An Allergy Story
It started in October. My eleven-year-old son had a swollen testicle. I know, it’s hard to read, but harder on him to have many health visits and people examining his privates. The swelling eventually went away to all our relief only to be replaced by the cough that could not be stopped. He coughed so long and so hard despite being medicated that they checked him for whooping cough. He missed almost two weeks of school, perplexing us and his teachers with the force and persistence of his coughing. They declared him to have asthma, gave him some prednisone and albuterol, and silenced the cough. That was December and January.
Finally, in March, he came down after bedtime and told me that his tongue felt funny. I, trying to avoid a $100 co-pay, begin pouring Benadryl into him every four hours (what sleep?), and waking him in between to check his breathing. I called the minute the health center opened and they had me bring him right in. They said that the tongue swelling was an allergic reaction and I had done the right thing by giving him Benadryl, however, the dosage for his age was half what a person of his weight should have. They prescribed Zyrtec and we gave him some right away. The next morning his tongue had swollen more and was causing trouble swallowing. The doctor’s office said to bring him to the emergency room, which made me wish that I had done that Sunday night when this all began. His dad brought him in and spent six hours in the emergency room with the doctor’s trying different things to bring the swelling down before they decided to admit him.
I packed a bag with his video game, pajamas, a few snacks (he’s a picky eater), and a requested book. I arrived to find him in very good spirits, ordering room service, drinking oft forbidden soda, and being very spoiled by sympathetic staff. He wasn’t happy about the IV and he did his best to convince us that it should be removed. They were giving him intravenous Benadryl and Prednisone to try and unswell his tongue. I decided to stay until he fell asleep. He was all excited by the in-your-face TV and the novelty of it all. The nurse promised him a milkshake and then promptly got very busy. Hospital time doesn’t work like real life where bedtime is 8:30. I reminded the nurse about the milkshake at 8:30 and asked for him to have ibuprofen to help him deal with pain from the IV. Two hours later … she appeared with his milkshake and told us that she was waiting for an okay from a doctor on the pain medication. He, on the other hand would not settle down, I shut the TV off every half hour only to give in five minutes later when he begged to have it back on. The nurse came in at 11:30 to finally give him ibuprofen, making me wish that I had smuggled some in. Now, my boy was almost euphoric with drugs and exhaustion. He said, “What I really want, Mama, is to look out this window.” I said, “What I really want is for you to settle down and get some rest!” He fussed, I took his socks off, I put his poor sore arm onto a pillow, I helped him maneuver his IV so that he could turn over etc. Finally, around 12:30 I fell asleep in the bed next to him. I was woken ay 2:30 by the nurse checking his vitals and she said that he was out and I should come home and get rest myself.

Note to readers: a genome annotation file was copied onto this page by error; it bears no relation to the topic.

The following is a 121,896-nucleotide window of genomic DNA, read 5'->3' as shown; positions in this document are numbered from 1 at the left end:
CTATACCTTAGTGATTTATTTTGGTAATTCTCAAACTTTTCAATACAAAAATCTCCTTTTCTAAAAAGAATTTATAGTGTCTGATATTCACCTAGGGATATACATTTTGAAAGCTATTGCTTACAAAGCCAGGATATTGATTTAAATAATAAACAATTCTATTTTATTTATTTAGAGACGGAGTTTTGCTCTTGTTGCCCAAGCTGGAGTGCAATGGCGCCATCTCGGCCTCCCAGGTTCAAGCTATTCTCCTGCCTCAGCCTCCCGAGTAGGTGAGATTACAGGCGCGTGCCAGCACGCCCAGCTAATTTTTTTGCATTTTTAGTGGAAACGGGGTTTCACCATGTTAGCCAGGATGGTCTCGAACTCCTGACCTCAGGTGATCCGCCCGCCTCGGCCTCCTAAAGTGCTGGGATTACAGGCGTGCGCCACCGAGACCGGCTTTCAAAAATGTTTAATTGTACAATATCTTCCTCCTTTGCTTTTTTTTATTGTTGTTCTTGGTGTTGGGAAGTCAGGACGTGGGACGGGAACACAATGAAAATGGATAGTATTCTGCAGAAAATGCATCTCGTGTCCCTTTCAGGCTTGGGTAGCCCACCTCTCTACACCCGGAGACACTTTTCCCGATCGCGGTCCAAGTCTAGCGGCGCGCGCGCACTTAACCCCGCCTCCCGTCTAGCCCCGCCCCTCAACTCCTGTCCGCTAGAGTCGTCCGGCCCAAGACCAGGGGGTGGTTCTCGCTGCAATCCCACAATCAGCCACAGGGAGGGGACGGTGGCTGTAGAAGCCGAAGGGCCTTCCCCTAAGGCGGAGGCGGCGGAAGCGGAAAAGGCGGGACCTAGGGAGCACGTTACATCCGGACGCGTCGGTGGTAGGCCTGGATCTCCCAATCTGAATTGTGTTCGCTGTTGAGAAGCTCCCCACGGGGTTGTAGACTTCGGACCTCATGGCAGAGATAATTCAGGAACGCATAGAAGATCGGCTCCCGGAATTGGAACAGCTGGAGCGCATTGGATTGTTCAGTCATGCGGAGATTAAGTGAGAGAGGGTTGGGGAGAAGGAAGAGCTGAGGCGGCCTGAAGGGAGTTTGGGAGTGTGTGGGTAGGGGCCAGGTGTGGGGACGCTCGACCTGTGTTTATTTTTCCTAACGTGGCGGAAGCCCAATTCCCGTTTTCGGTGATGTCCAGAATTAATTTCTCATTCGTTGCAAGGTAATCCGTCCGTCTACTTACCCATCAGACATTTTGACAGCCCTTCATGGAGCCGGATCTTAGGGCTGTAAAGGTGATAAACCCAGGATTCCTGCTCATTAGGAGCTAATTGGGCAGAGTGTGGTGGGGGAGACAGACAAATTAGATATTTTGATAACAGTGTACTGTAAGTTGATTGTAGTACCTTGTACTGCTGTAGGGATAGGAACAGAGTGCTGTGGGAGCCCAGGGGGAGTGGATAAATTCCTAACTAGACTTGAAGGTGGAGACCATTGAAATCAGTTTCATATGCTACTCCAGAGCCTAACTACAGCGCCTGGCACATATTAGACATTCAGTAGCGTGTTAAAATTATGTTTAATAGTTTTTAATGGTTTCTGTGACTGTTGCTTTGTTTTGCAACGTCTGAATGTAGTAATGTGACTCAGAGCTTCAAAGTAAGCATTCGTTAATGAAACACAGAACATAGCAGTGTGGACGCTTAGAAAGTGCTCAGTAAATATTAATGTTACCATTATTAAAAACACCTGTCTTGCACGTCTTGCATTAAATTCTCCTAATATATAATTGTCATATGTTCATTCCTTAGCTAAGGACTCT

My beloved parents took the morning shift because we are one of those families that must work to live with little money to spare. My boy was sleepy but in a good mood and enjoying being fed with remarkable regularity. His Dad visited in the afternoon and brought his sister in after work. By now the word had spread that he was in the hospital and I was astounded to find ten people in the room when I arrived! A friend had brought him whoopee pies and another Skittles and he was talking very rapidly. The swelling had ebbed some and he was putting on a show … that lasted until the visitors left and he collapsed in tears and unhappiness. He wanted the IV out, he wanted to come home, he missed his pet, and his bed and the fun was gone. I was able to settle him down a little earlier but he was complaining of being itchy enough to make him nuts. The doctors came in and reassured him that he could go home tomorrow and that itchy boys did not need to be in the hospital. I left at 12:30 that night.
Grandma and Grandpa again took the morning shift, although he bravely spent a few hours if front of the TV until they arrived. A little after noon, they let him come home with a prescription for more prednisone and continuing the Zyrtec. His tongue was still swollen but they knew it was not going to suffocate him by now. Friday morning I gave him the seven prednisone tablets that had been prescribed and watched him melt into an unknown creature that was NOT my son.
One out of ten people has a bad reaction from the prednisone and my son was the one. He was thinking dark thoughts and scaring himself. Luckily we had already scheduled a post-hospital doctor visit where we were told to immediately stop the steroids. Saturday he was droopy, Sunday it was worse. Sunday night before bed, he told me that his tongue was swelling again. We went to the emergency room that afternoon where we paid $100 for the doctor to get us a next day appointment that I had been refused earlier that day.
I was scouring the Internet reading about allergies it was pointing to it being something he ingested. He had not had anything different than normal but, on second thought, he had a multigrain bar before bed the night before. The same box of bars that I had grabbed to bring to the hospital for him to snack on. Sure enough, highlighted at the bottom of the ingredients was cashew, almonds, and coconut. Bingo, the kid has a nut allergy.
Thankfully we figured it out before a snack bar killed him, but this is a reminder that allergies happen.